Once a signal was intercepted, its strength measured, direction and source identified and station identifiers either determined or assigned, the message was analyzed, and the info gleaned reported to those branches of service and units likely to need the info. This might be ships at sea, local friendly ground forces or armored units, or—as in the case of the 138th Signal Radio Intelligence Company—the Army Air Corps unit they were assigned to support.

Typically, units like this were organized to operate as individual, fully self-supportive Companies in the field… under combat conditions. As a result, they maintained their own motorized equipment, mess and field kitchens, as well as headquarters and service platoons.

The Company we are talking of, the 138th, was a classic radio intelligence company of the type one would have seen during the early WWII period. It was constituted on 7 Feb 1942, at Fort George Wright, near Spokane, Washington. Of interest to us is that it’s first Officer, as well as nearly all of the Officers that eventually commanded it, were no more than lowly little Army Signal Corps 2nd Lieutenants at the time; most fresh out of Army Signal OCS, with no command experience to speak of. While newly formed, the 138th Signal Radio Intelligence Company went on to earn Campaign Streamers for its work in World War II. They included streamers for the Asiatic-Pacific Theater, New Guinea from 1943-1944, Leyte from 1944-1945, and Luzon during 1944-1945.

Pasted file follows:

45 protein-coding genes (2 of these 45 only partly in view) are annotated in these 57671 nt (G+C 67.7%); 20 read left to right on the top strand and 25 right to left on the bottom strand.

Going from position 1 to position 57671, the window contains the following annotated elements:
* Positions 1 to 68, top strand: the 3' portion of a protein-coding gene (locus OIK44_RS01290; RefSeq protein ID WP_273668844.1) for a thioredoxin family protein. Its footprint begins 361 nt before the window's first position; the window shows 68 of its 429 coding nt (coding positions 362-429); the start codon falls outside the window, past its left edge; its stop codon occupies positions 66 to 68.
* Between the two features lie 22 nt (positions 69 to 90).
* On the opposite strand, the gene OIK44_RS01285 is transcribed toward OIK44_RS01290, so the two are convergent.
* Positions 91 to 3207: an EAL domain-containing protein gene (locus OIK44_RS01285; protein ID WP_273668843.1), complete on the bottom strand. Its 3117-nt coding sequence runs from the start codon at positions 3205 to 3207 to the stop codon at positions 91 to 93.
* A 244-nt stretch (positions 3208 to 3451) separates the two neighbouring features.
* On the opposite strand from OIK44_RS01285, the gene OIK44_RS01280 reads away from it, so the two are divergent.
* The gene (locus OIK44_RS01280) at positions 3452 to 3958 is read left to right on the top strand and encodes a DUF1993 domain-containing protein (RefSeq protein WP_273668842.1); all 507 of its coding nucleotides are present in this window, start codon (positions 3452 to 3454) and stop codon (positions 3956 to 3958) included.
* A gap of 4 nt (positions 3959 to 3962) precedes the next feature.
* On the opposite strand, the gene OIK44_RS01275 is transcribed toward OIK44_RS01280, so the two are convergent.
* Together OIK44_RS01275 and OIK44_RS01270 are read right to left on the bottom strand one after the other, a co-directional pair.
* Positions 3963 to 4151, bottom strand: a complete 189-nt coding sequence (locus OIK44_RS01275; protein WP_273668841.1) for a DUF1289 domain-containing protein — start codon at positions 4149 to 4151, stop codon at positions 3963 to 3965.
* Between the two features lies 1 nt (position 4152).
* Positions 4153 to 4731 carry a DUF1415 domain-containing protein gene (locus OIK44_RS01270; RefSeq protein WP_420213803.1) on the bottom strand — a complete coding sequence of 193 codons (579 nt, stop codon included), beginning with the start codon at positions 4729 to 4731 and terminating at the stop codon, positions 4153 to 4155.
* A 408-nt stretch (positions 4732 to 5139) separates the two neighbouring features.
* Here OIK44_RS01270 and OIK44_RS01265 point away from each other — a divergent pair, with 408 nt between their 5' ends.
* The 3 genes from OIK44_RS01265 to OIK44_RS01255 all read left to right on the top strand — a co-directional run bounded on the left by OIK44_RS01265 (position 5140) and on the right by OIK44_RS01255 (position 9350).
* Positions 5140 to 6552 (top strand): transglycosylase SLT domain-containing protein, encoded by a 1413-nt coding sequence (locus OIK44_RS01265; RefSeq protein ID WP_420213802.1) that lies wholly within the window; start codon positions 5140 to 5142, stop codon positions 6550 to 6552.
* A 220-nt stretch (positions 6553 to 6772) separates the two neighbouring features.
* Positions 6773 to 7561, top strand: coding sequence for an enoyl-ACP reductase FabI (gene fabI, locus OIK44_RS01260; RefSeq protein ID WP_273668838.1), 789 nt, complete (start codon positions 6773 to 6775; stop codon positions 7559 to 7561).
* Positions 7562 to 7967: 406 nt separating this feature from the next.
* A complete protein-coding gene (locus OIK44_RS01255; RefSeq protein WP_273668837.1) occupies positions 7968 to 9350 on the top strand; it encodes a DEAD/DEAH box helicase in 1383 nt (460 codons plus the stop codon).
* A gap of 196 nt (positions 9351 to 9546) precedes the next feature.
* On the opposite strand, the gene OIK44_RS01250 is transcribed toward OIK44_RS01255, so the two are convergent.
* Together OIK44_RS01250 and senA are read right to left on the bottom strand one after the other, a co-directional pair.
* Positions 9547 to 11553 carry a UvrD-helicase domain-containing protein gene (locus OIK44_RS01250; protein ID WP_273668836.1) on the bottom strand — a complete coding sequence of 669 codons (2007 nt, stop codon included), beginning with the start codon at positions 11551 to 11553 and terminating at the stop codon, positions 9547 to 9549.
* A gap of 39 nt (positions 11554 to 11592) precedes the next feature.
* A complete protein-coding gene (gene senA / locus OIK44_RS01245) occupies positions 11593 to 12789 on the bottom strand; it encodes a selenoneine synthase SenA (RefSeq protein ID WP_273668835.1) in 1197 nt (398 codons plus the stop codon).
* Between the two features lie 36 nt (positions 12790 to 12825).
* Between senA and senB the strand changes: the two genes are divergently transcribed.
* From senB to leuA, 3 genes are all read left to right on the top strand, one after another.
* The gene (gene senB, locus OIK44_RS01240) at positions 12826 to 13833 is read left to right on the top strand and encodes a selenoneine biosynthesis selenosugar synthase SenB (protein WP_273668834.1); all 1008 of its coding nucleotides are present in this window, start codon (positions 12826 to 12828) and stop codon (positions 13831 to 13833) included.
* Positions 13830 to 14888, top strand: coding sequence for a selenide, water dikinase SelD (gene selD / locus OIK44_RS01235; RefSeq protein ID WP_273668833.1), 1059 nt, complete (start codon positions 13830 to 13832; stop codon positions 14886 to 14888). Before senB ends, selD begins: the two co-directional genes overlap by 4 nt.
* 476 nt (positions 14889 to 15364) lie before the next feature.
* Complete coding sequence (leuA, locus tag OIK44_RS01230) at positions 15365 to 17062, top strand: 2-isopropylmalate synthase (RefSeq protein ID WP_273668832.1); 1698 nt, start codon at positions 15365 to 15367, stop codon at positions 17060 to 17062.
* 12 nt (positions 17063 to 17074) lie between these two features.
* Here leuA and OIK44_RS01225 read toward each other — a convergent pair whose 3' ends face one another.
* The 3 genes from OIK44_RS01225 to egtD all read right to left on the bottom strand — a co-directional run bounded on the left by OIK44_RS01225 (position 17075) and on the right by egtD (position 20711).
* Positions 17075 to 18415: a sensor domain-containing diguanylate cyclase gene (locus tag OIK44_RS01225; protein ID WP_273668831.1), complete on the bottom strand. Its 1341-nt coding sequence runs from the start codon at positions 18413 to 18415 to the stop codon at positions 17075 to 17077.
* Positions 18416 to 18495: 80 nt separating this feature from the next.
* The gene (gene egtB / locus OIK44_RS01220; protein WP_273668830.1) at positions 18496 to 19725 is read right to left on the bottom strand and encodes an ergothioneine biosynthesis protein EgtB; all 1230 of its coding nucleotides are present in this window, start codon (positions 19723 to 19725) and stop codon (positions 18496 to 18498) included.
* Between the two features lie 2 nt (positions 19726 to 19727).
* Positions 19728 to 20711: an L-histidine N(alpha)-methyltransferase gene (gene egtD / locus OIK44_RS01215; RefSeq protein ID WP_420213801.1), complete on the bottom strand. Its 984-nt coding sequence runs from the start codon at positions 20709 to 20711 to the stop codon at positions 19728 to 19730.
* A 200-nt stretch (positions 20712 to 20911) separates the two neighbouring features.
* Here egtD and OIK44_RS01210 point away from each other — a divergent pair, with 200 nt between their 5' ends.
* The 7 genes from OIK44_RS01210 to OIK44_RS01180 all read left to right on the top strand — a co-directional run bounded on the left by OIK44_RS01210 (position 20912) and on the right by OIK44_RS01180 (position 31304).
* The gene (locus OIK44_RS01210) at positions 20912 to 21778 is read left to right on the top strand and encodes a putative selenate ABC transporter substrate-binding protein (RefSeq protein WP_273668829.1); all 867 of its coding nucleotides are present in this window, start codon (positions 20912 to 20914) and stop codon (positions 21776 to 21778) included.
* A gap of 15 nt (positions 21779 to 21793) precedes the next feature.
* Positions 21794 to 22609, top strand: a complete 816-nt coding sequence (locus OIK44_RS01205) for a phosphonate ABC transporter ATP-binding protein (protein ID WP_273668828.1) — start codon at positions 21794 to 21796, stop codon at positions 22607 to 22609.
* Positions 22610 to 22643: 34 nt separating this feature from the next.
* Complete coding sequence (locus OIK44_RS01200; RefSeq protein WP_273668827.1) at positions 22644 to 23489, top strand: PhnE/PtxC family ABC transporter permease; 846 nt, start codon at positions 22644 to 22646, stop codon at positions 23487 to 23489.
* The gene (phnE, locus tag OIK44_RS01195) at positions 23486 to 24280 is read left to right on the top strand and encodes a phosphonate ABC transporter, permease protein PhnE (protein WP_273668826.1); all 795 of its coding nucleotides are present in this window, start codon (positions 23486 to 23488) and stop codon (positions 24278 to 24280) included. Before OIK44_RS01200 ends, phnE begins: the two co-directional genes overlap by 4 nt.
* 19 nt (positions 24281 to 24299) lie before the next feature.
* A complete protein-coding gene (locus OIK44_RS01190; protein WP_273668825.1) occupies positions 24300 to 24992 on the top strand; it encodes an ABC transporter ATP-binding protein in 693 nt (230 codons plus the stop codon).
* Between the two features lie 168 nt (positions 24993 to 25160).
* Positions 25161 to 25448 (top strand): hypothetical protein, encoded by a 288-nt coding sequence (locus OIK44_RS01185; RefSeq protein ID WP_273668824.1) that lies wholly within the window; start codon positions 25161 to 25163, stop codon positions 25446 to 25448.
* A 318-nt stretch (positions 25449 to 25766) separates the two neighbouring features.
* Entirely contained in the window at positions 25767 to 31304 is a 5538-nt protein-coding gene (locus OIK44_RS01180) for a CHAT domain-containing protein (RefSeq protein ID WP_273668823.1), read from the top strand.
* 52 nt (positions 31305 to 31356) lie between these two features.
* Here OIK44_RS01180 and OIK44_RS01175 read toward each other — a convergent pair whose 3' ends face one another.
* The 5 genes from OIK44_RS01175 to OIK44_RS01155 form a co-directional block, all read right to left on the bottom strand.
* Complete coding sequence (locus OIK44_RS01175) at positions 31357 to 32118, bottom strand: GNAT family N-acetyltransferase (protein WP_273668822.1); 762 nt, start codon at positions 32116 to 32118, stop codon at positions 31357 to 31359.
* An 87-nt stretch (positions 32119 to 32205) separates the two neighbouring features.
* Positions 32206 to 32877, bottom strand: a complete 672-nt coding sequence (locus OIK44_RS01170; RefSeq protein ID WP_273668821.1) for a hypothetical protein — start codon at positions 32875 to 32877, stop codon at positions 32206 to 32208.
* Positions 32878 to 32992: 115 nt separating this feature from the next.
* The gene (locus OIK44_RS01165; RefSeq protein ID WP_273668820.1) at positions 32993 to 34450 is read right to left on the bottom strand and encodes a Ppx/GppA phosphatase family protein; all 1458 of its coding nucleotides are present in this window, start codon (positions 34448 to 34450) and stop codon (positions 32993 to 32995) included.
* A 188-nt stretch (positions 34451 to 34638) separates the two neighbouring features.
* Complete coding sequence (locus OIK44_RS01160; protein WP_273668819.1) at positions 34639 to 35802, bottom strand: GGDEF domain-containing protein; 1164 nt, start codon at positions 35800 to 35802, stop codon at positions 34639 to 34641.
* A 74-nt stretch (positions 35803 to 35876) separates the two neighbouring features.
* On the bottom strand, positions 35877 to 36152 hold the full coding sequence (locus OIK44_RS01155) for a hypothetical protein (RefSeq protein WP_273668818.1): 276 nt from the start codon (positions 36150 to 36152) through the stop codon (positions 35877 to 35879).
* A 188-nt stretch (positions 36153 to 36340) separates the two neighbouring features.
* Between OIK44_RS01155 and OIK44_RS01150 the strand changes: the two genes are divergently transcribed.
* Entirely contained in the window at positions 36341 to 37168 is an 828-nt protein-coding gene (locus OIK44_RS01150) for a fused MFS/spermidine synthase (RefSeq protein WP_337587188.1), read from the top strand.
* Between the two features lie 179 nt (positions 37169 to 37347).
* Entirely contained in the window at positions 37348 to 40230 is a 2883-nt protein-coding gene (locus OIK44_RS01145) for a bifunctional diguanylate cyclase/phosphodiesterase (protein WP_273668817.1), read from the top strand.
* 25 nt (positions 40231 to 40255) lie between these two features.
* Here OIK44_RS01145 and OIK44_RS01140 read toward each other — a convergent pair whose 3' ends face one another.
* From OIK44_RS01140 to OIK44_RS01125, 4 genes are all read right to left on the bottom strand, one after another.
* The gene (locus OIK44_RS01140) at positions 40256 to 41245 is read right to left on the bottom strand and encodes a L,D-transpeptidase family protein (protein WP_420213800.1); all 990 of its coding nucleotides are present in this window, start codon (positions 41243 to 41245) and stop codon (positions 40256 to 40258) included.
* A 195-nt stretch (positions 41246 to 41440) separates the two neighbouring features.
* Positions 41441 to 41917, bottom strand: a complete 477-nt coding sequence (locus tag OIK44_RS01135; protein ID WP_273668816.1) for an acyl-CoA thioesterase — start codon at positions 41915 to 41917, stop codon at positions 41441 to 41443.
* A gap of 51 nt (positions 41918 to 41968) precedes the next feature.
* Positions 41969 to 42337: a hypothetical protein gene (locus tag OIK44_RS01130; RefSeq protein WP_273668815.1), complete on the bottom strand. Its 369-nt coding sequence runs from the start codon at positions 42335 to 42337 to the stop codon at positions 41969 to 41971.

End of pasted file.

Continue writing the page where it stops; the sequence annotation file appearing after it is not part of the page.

It’s very first Officer was 2nd Lieutenant Felix M. Marshall. A regular Army soldier of some thirteen years before coming to the 138th, he had served with the engineers in Panama for three years and received intensive training in communication in the Coast Artillery Corps. He gained his commission in the Signal Corps Reserve in 1941, prior to which he had been a radio operator in fixed stations and a member of combat crews in the Army Air Corps. This, the Department of War thought, qualified him to set up a radio intelligence company.

Fortunately for Lieutenant Marshall, he didn’t have to do it alone. On 1 May, 1942, only three months after he was assigned command of the then newly formed 138th, he found himself welcoming the first of many Army Signal OCS graduate helpers to come.

This first to arrive was 2nd Lieutenant Harold G. Harbin, from Army Signal OCS Class 42-03. Having graduated from Signal OCS on February 27th, less than 3 months earlier, Harbin originally hailed from Arizona. His addition to the company proved critical, as although his time with the unit was to be short, during his time there he defined for Lt. Marshall the training programs the Company would need to set up if it was to bring its as yet mostly unassigned men up to speed.

Training in a constituted field unit, you ask? Doesn’t training come before you are assigned to your field unit and sent into combat?